Ms Greening argued that the Social Mobility Employer Index helps to not only improve transparency, but also provide ministers with “evidence-bases to help us drive government policy.”

Turning to the future, Ms Greening said she longs for a “true, meaningful cross-party consensus” in parliament to be formed on driving the social mobility agenda forward. “No one thing is going to be that silver bullet that changes everything overnight,” she said.

“And it’s going to be thousands, hundreds of thousands, possibly even millions of people doing things differently in their own lives, in their own spheres of influence that they’ve got in their own organisations, day-to-day. It’s as much as anything a change of heart in our country that we need to really drive social mobility.”

Former Labour minister Alan Milburn, the Government’s social mobility tsar, earlier painted a stark picture of inclusivity in Britain. He said that there is a growing sense of the UK becoming an “us and them society”, with many professions being dominated disproportionately by those from wealthier backgrounds. But he added: “There is a mood for change in the country”, citing the Index as a “celebration of those who are trying to tear down those barriers”.

“You are in tune with today’s political movement,” he declared. “You are helping to create a more level playing field of opportunity in our country. And that in my view should be the holy grail of public policy, the priority for the Government, and the cause that unites the whole nation for action. I believe it is a cause worth fighting for and I think that you are playing an enormous part.”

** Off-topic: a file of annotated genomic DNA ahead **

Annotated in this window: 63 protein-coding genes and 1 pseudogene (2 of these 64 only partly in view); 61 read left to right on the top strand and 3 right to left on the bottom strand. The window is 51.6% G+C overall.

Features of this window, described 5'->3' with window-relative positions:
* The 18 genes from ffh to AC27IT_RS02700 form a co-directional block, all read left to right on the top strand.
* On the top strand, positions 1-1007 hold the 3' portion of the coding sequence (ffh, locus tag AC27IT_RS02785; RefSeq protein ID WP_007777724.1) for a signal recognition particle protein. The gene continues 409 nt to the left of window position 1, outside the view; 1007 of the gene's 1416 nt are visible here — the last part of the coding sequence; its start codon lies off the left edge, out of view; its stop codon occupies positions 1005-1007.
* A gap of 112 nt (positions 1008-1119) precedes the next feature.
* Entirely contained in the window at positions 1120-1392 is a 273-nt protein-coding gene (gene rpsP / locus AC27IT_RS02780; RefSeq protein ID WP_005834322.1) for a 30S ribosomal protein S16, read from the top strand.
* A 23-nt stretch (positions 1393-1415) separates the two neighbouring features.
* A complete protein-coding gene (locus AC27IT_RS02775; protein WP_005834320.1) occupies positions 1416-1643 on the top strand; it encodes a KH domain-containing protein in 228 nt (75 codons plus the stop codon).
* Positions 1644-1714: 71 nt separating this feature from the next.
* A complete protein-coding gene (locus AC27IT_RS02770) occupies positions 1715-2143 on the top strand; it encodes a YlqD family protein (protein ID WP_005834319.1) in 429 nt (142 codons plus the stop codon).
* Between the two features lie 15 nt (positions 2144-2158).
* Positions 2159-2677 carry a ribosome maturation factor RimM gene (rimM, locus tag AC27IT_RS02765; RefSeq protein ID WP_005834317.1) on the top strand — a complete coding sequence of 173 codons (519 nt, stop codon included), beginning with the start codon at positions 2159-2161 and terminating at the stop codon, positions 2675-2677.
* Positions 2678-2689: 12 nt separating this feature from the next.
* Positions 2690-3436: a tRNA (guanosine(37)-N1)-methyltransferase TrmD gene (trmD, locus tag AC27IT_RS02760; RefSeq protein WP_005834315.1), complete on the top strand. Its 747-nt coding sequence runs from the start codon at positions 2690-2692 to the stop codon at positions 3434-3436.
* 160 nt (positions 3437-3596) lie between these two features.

The top 50 list includes many of the UK’s most well-known law firms, government departments and financial services providers. Employers were measured against a set of seven criteria, including their work reaching out to young people, apprenticeships and internal and external advocacy. All participants will receive a report with recommendations on areas for improvement.

Melanie Richards, KPMG Vice Chair and senior sponsor for social mobility, was “thrilled” by the results, which saw her company finish second in the table. But, she stressed, it marks the beginning of the journey towards a more inclusive Britain. “I think we’re all in the foothills and still needing to drive further forwards. So I really don’t think job done, irrespective of where you are on the index. But I think the most exciting aspect we’ve started to see is the scale of the business community commitment to this agenda.

“It’s been a long standing commitment for us, and I think we want to continue to see it evolve. Part of the reason of course is it’s the right thing to do, we heard that today. But a big part of it is we know we need different sorts of people in our organisation if we’re going to present our partners with proper solutions to the problems that they have.”

Rory Hamilton completed KPMG’s Business Services Academy as an 18-year old and currently works as a Floor Coordinator. The Academy is a 15 month apprenticeship offering a Level 3 qualification in Business Administration. Now 23, Hamilton said he initially pictured his future working on a construction site. But after receiving the opportunity of an apprenticeship, he said he is “starting to get to where I want to be”.

Read the full Social Mobility Employer Index here